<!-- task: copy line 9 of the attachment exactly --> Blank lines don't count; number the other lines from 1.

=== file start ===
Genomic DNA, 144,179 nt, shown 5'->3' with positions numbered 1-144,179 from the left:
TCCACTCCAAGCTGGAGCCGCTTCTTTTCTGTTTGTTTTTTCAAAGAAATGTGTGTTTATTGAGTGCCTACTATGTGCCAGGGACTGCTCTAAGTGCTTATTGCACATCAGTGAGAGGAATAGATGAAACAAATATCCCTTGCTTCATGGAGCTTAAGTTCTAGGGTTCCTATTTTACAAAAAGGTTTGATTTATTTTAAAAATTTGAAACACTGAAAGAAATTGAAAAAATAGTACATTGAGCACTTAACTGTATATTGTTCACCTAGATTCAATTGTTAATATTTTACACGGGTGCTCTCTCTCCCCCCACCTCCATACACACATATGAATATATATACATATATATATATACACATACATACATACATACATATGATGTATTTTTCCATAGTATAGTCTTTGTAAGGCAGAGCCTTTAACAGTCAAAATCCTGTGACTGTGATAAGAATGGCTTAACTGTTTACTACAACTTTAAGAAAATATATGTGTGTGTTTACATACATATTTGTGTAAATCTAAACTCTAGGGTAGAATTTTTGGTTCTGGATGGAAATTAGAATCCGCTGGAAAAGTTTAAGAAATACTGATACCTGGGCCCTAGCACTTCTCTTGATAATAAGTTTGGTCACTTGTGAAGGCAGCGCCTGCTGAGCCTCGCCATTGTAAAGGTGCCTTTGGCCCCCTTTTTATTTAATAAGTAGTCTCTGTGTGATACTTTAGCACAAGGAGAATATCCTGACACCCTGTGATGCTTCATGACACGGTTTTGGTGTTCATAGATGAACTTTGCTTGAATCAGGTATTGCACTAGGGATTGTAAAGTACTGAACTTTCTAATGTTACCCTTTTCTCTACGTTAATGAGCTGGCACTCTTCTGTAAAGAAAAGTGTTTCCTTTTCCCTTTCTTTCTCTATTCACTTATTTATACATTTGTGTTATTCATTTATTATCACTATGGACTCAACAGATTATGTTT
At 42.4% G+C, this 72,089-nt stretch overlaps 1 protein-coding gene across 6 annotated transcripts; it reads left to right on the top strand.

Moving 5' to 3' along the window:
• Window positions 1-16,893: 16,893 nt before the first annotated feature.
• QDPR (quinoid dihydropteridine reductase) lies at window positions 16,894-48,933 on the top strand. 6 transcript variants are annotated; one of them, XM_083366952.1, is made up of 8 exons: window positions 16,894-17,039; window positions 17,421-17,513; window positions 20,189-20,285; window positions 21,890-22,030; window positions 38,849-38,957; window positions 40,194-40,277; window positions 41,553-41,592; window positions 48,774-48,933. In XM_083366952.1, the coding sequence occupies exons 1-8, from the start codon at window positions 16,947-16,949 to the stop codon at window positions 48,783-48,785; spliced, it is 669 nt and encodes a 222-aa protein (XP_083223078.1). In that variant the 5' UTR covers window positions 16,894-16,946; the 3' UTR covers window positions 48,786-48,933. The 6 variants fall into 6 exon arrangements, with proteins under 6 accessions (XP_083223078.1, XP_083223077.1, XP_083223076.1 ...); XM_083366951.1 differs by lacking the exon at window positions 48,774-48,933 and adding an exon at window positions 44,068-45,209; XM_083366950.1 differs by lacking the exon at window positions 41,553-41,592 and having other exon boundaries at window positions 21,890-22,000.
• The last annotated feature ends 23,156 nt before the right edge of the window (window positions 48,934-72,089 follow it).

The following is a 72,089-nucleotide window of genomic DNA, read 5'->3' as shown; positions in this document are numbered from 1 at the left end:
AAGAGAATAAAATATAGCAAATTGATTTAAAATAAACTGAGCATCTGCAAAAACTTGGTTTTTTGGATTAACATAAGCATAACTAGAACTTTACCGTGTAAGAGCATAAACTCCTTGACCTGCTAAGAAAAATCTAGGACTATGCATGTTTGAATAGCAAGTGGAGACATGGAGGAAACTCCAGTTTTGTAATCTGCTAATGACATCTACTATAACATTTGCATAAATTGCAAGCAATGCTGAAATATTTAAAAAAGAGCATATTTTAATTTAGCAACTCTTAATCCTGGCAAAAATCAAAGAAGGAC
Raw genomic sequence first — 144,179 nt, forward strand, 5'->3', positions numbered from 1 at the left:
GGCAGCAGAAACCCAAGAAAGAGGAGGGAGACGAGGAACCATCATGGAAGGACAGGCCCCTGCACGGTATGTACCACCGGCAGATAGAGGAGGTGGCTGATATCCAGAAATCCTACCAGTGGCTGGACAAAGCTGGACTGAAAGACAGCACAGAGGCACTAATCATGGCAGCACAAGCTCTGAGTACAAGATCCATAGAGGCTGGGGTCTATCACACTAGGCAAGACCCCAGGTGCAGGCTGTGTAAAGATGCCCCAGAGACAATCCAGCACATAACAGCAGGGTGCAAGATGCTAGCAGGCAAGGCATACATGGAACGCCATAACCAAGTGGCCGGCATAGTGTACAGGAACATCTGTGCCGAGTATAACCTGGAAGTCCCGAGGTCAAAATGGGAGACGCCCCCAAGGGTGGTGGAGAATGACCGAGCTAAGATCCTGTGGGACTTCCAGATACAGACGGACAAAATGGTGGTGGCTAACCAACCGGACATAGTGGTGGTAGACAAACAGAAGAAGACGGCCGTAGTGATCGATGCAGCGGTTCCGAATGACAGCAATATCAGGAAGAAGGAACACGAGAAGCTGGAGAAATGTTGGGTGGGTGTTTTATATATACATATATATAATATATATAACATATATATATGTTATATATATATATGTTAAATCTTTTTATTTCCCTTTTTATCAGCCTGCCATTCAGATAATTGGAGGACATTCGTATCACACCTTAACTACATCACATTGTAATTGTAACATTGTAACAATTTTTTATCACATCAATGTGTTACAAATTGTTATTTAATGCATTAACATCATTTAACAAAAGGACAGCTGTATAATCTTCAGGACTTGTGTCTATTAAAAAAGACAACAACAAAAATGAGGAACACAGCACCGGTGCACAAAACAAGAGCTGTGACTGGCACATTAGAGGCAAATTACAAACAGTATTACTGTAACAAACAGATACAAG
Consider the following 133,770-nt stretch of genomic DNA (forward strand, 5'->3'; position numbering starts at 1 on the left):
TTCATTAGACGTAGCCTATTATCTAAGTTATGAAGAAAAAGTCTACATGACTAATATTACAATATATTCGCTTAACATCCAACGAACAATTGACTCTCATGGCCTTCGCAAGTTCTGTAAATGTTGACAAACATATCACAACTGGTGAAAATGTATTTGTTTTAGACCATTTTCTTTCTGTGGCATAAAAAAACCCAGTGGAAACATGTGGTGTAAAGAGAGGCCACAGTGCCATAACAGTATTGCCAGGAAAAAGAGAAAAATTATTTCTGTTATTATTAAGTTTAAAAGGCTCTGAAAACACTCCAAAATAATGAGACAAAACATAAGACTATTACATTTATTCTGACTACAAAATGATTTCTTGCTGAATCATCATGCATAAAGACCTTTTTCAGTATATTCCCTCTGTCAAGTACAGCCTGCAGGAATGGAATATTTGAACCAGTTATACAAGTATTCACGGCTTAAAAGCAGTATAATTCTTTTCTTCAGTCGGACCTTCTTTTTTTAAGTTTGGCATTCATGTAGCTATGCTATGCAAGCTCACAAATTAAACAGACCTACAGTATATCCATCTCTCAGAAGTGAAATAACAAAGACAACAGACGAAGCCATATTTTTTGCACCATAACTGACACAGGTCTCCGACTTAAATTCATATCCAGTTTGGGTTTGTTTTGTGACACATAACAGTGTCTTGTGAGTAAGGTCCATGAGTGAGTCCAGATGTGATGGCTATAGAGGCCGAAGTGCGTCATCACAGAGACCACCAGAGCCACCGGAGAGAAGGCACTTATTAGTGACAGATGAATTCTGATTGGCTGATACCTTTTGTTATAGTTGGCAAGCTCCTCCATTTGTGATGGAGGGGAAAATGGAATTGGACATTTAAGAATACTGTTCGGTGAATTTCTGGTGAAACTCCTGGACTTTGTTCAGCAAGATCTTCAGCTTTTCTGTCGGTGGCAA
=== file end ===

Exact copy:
AAGAGAATAAAATATAGCAAATTGATTTAAAATAAACTGAGCATCTGCAAAAACTTGGTTTTTTGGATTAACATAAGCATAACTAGAACTTTACCGTGTAAGAGCATAAACTCCTTGACCTGCTAAGAAAAATCTAGGACTATGCATGTTTGAATAGCAAGTGGAGACATGGAGGAAACTCCAGTTTTGTAATCTGCTAATGACATCTACTATAACATTTGCATAAATTGCAAGCAATGCTGAAATATTTAAAAAAGAGCATATTTTAATTTAGCAACTCTTAATCCTGGCAAAAATCAAAGAAGGAC